Ending score? 14 pheasants flushed, 3 pheasant shot at, 1 pheasant hit, and 3 apples retrieved to hand.
The dogs flushed up 14 pheasants. About half of those were roosters (you can’t shoot hens). The gunners shot at 3, and hit one. That one fell like a lead weight, right into the middle of some very dense, thorny bushes.
All four dogs and all four people searched, but none of us ever found anything resembling a bird. The dogs didn’t find the bird or its scent, and the people didn’t see any feathers or other evidence that a pheasant had ever been shot, much less fallen to earth.
Tooey, Rio, Cooper, and Kasen
But fortunately, the scenery and the weather at Lower Goose Lakes were absolutely beautiful. Mid-40′s, blue skies with wispy white clouds, just a bit of wind, fractured basalt cliffs, glittering blue lakes, the scent of mint and sagebrush. Perfect for hiking.
Rio, Tooey, Kasen, Cooper, Rod, Renae, and Russ
Oh, I guess we're going that way
Rio did get one scent that really excited him. He dived into some heavy cover to grab his favorite — apples. He loves apples. It was sort of funny that Rio retrieved apples on a bird hunting trip. But all of us were happy to take a break to enjoy their juicy sweetness. All you have to do is wipe off the bird doo-doo, get out the pocket knife, and cut slices for everyone. Even Cooper took a slice when he saw all the other dogs enjoying them.
Cooper and Tooey, surveying the terrain
Cooper has not yet had his hunting “lightbulb” moment this year. We really need to get him out somewhere, like a game preserve, where we can arrange for birds to be planted in identified locations. That way, we can direct Cooper to those birds so that when he flushes one, he can associate the excitement of the flush and retrieve with the birds’ scent and typical hiding places. Today, he mostly wanted to stay close to Russ, or to come find me. He’s birdy, though, so I know that with more experience, it’ll come.
I was very pleased with Tooey. We haven’t taken her out hunting before, so she doesn’t have a clue about what she’s supposed to be doing out there. But she clearly enjoyed herself. She checked in with us often, but she was also pretty adventurous, searching the rocks and bushes for whatever was out there.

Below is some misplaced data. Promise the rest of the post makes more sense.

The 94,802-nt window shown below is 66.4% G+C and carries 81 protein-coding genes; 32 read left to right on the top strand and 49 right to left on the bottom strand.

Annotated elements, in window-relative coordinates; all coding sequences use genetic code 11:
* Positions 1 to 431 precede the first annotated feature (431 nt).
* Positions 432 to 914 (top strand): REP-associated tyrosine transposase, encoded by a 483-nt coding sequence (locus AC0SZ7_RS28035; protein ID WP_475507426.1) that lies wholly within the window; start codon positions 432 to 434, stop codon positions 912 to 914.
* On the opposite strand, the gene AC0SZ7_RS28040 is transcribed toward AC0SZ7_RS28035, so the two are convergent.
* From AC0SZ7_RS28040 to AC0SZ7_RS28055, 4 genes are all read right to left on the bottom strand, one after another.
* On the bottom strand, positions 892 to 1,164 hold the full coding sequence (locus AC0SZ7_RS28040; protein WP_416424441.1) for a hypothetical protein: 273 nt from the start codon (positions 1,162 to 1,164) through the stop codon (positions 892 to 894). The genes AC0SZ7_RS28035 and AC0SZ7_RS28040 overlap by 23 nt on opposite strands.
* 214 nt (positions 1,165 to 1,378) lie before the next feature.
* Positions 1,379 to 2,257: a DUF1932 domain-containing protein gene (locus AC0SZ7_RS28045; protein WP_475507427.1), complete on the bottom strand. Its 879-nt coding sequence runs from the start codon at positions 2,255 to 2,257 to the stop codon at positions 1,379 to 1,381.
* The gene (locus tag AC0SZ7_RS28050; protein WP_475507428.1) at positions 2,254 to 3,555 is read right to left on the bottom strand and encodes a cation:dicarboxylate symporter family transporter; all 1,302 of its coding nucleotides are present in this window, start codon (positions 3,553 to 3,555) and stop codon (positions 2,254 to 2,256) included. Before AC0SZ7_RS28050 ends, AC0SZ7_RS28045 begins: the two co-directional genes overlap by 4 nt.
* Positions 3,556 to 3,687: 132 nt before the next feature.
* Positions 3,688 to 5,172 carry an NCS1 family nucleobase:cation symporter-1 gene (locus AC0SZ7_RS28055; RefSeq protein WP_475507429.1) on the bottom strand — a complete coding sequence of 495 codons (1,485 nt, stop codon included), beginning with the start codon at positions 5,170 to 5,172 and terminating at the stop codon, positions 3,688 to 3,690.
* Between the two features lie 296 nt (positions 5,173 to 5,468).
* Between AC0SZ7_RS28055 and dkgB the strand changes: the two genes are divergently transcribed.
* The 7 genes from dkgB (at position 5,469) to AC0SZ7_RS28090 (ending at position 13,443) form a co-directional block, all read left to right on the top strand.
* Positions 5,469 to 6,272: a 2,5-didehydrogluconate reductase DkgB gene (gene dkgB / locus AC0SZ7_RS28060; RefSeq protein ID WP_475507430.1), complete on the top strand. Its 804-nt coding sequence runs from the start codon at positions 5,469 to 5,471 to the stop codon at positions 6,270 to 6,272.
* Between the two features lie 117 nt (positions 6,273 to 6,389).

And the water… Tooey loves to swim — she’ll swim just for the unadulterated joy of it. And the Lower Goose Lakes area is filled with, you guessed it, lakes. Little lakes, strung like beads along desert canyons.
string of lakes
Whenever we couldn’t see Tooey, all we had to do was listen for the sound of splashing and paddling. If we heard that, we knew Tooey was swimming again. And loving every minute of it, even in the cold water on a cold November day.
And then, after all the day’s fun, the not-so-fun. The plants in the field provide cover for birds and are wonderful to the nose. But they also festoon the dogs with seeds, twigs, seeds, thorns, and more seeds. And every single bit has to be picked or brushed out. Especially, I’m told, the cheatgrass seeds. For some reason, cheat grass seeds love to hide between dog toes, and in the ears, eyes, and mouth. They can even work their way through the skin into body cavities such as lungs and abdomen and cause serious infections as they move though and get lodged in body tissues. Nasty.
So before dinner, before changing clothes, before even a glass of Scotch, out come the combs and brushes.
Trice brushing out the seeds and debris after a day of hunting
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